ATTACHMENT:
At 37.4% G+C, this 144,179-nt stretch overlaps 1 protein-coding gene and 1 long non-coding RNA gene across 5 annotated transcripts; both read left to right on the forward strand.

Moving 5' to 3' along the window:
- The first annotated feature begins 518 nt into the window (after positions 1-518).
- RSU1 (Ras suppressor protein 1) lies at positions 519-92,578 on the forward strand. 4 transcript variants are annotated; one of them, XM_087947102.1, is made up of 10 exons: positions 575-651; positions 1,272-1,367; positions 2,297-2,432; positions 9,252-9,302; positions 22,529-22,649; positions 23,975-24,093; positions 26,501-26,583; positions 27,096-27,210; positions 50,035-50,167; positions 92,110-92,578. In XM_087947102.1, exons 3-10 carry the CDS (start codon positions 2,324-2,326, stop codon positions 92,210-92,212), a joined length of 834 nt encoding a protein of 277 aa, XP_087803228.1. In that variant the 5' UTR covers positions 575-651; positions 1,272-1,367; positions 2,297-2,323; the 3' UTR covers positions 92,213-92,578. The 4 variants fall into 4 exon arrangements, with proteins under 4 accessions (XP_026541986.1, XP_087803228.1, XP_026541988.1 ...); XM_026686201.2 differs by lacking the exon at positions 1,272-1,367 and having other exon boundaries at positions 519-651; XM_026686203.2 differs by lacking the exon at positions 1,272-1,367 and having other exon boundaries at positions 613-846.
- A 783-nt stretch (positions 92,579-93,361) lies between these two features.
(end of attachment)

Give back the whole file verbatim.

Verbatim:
At 37.4% G+C, this 144,179-nt stretch overlaps 1 protein-coding gene and 1 long non-coding RNA gene across 5 annotated transcripts; both read left to right on the forward strand.

Moving 5' to 3' along the window:
- The first annotated feature begins 518 nt into the window (after positions 1-518).
- RSU1 (Ras suppressor protein 1) lies at positions 519-92,578 on the forward strand. 4 transcript variants are annotated; one of them, XM_087947102.1, is made up of 10 exons: positions 575-651; positions 1,272-1,367; positions 2,297-2,432; positions 9,252-9,302; positions 22,529-22,649; positions 23,975-24,093; positions 26,501-26,583; positions 27,096-27,210; positions 50,035-50,167; positions 92,110-92,578. In XM_087947102.1, exons 3-10 carry the CDS (start codon positions 2,324-2,326, stop codon positions 92,210-92,212), a joined length of 834 nt encoding a protein of 277 aa, XP_087803228.1. In that variant the 5' UTR covers positions 575-651; positions 1,272-1,367; positions 2,297-2,323; the 3' UTR covers positions 92,213-92,578. The 4 variants fall into 4 exon arrangements, with proteins under 4 accessions (XP_026541986.1, XP_087803228.1, XP_026541988.1 ...); XM_026686201.2 differs by lacking the exon at positions 1,272-1,367 and having other exon boundaries at positions 519-651; XM_026686203.2 differs by lacking the exon at positions 1,272-1,367 and having other exon boundaries at positions 613-846.
- A 783-nt stretch (positions 92,579-93,361) lies between these two features.